A recent study published in the March 2015 issue of Air Quality, Atmosphere & Health, suggests that house cleaning products labeled as “organic,” non-toxic” and “all natural” may not be as green as they suggest. The study conducted by the University of Melbourne reviewed the ingredients of 37 different fragranced and fragrance-free air fresheners, cleaning products, laundry supplies and personal care products (i.e. soap, shampoo and sunscreen). Researches found 156 different volatile organic compounds emitted from the commonly used products; 42 of which are classified as toxic or hazardous. There was an average of 15 VOCs per product.
“Findings revealed that emissions of carcinogenic hazardous air pollutants from 'green' fragranced products were not significantly different from regular fragranced products.
“In total, over 550 volatile ingredients were emitted from these products, but fewer than three percent were disclosed on any product label or material safety data sheet (MSDS).”[i]
Dr. Anne Steinemann, Professor of Civil Engineering, and the Chair of Sustainable Cities, from the Department of Infrastructure Engineering, Melbourne School of Engineering, led the research and stated in a university press release, “The paradox is that most of our exposure to air pollutants occurs indoors and a primary source is consumer products. But the public lacks full and accurate information on the ingredients in these products. Our indoor air environments are essentially unregulated and unmonitored.[ii]"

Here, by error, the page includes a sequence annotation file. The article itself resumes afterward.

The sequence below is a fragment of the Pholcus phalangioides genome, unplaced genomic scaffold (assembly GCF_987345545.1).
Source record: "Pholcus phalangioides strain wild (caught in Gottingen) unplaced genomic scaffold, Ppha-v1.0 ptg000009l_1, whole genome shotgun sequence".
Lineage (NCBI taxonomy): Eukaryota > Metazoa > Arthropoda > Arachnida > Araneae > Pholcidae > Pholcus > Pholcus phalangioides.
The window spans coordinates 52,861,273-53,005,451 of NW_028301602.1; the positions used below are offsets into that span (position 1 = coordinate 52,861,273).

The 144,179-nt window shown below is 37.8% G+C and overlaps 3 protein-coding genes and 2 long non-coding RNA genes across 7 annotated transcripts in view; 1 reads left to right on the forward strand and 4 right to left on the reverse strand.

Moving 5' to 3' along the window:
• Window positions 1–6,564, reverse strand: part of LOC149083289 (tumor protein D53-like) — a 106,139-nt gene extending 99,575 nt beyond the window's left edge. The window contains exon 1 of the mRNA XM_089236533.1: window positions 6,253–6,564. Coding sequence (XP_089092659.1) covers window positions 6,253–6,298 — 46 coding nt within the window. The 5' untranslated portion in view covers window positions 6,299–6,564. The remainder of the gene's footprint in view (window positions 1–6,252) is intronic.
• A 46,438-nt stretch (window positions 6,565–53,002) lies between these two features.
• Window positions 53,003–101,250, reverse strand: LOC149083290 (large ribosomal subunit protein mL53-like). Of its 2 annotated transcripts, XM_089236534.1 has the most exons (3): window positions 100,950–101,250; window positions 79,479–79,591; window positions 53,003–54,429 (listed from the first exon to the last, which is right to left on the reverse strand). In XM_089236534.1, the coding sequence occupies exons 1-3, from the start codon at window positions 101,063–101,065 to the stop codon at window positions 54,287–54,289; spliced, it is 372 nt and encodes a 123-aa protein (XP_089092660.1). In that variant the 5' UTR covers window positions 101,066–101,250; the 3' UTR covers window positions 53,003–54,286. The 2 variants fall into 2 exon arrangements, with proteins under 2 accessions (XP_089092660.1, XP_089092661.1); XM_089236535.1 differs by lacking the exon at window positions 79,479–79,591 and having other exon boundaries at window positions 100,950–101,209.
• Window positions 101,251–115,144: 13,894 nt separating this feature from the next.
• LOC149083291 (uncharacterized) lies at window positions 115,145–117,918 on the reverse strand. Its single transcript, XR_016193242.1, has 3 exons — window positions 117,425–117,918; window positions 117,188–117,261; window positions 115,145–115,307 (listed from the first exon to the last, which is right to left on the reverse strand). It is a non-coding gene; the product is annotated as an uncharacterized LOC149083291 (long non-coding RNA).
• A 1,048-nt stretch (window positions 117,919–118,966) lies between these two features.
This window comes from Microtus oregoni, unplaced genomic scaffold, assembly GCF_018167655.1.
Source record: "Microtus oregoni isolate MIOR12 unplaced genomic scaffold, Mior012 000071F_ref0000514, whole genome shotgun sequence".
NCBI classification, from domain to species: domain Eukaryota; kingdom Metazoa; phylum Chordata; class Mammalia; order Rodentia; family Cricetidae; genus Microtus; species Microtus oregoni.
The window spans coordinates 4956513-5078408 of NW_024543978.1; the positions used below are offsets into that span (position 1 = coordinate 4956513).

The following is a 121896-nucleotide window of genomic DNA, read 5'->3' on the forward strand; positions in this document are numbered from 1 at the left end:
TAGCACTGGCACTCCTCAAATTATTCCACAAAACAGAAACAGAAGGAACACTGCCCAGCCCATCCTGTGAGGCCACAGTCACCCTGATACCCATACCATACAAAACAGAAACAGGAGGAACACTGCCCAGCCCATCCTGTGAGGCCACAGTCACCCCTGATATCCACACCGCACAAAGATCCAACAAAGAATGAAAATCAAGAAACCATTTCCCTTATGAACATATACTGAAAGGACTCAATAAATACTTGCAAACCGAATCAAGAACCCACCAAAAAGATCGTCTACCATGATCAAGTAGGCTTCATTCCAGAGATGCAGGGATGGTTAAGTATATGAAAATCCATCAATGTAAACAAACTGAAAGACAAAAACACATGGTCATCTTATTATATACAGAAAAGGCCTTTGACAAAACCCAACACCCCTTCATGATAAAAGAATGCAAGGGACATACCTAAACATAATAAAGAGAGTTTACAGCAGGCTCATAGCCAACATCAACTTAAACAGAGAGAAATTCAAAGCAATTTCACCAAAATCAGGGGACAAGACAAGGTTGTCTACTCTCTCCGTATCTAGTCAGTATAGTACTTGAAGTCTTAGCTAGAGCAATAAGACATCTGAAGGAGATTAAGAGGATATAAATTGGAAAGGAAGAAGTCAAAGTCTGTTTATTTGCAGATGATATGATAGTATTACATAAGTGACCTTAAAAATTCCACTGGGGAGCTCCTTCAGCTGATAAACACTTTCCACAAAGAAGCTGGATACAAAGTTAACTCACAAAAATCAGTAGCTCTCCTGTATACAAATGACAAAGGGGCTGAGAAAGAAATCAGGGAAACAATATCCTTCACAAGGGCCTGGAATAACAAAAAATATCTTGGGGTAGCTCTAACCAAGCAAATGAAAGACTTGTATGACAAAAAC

The report found that the most common chemical in the products with a fragrance were terpenes, which reach with the ozone in the air to produce a variety of pollutants, including formaldehyde and ultrafine particles.
Currently ingredients in consumer products and fragrance formulations are exempt from full public disclosure. Labels on laundry products, cleaning supplies and air fresheners no not need to list all ingredients or a fragrance if included. In addition, fragrance ingredients are exempt from full disclosure for any product.
Researchers used gas chromatography/mass spectrometry headspace analysis to identify the VOCs. Teledyne Tekmar has two Headspace analyzers used for this type of analysis. To see a full compliment of application notes to support the headspace analyzers please visit http://www.teledynetekmar.com/products/VOC/HT3/app_notes.asp
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[i] “Hidden hazards found in green products,” http://www.eurekalert.org/pub_releases/2015-03/uom-hhf030515.php